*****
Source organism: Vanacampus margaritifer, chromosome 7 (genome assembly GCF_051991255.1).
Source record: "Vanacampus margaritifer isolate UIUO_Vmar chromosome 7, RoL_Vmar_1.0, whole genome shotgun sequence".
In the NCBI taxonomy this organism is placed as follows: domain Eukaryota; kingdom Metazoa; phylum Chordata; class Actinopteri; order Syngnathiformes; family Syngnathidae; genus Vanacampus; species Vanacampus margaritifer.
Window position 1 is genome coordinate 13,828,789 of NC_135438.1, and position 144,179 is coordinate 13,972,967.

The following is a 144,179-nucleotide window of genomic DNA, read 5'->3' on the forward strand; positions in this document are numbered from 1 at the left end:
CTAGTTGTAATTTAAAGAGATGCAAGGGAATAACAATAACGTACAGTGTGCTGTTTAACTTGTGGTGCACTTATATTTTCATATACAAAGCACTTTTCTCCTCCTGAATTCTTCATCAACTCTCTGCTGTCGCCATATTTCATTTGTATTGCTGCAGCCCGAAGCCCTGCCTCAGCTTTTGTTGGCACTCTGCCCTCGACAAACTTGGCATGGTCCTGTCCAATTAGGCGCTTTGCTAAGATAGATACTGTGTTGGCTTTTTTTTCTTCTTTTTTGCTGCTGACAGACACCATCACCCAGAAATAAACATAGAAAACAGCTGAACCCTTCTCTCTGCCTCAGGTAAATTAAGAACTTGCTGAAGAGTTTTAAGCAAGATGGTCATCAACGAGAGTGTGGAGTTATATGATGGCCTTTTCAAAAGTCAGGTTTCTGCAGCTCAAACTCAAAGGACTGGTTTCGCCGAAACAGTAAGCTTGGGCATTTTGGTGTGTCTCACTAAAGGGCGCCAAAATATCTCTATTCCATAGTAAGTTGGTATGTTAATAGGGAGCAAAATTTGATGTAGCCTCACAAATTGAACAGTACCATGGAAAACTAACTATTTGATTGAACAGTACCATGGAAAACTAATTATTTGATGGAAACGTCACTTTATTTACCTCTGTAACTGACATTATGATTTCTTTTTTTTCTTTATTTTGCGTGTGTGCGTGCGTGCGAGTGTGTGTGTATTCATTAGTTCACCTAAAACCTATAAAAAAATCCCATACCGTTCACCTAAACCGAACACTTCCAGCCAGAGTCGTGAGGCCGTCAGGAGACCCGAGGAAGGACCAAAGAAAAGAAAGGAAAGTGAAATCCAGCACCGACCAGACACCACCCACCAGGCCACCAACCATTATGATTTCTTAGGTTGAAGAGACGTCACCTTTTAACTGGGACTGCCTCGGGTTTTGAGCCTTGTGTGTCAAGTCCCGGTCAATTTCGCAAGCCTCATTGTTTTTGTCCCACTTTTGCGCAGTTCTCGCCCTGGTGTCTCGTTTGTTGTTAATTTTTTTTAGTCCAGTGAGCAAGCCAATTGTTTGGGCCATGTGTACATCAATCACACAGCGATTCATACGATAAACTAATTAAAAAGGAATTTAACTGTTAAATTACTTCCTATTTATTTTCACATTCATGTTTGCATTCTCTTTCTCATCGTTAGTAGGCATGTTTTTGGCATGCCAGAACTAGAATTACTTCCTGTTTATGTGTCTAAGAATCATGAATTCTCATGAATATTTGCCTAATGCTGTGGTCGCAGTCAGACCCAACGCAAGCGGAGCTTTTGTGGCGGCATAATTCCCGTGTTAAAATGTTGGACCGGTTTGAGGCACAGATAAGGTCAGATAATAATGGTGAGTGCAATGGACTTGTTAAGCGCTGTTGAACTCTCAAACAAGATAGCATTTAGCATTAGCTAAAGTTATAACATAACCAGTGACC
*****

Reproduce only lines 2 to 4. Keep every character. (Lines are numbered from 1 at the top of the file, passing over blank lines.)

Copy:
Source record: "Vanacampus margaritifer isolate UIUO_Vmar chromosome 7, RoL_Vmar_1.0, whole genome shotgun sequence".
In the NCBI taxonomy this organism is placed as follows: domain Eukaryota; kingdom Metazoa; phylum Chordata; class Actinopteri; order Syngnathiformes; family Syngnathidae; genus Vanacampus; species Vanacampus margaritifer.
Window position 1 is genome coordinate 13,828,789 of NC_135438.1, and position 144,179 is coordinate 13,972,967.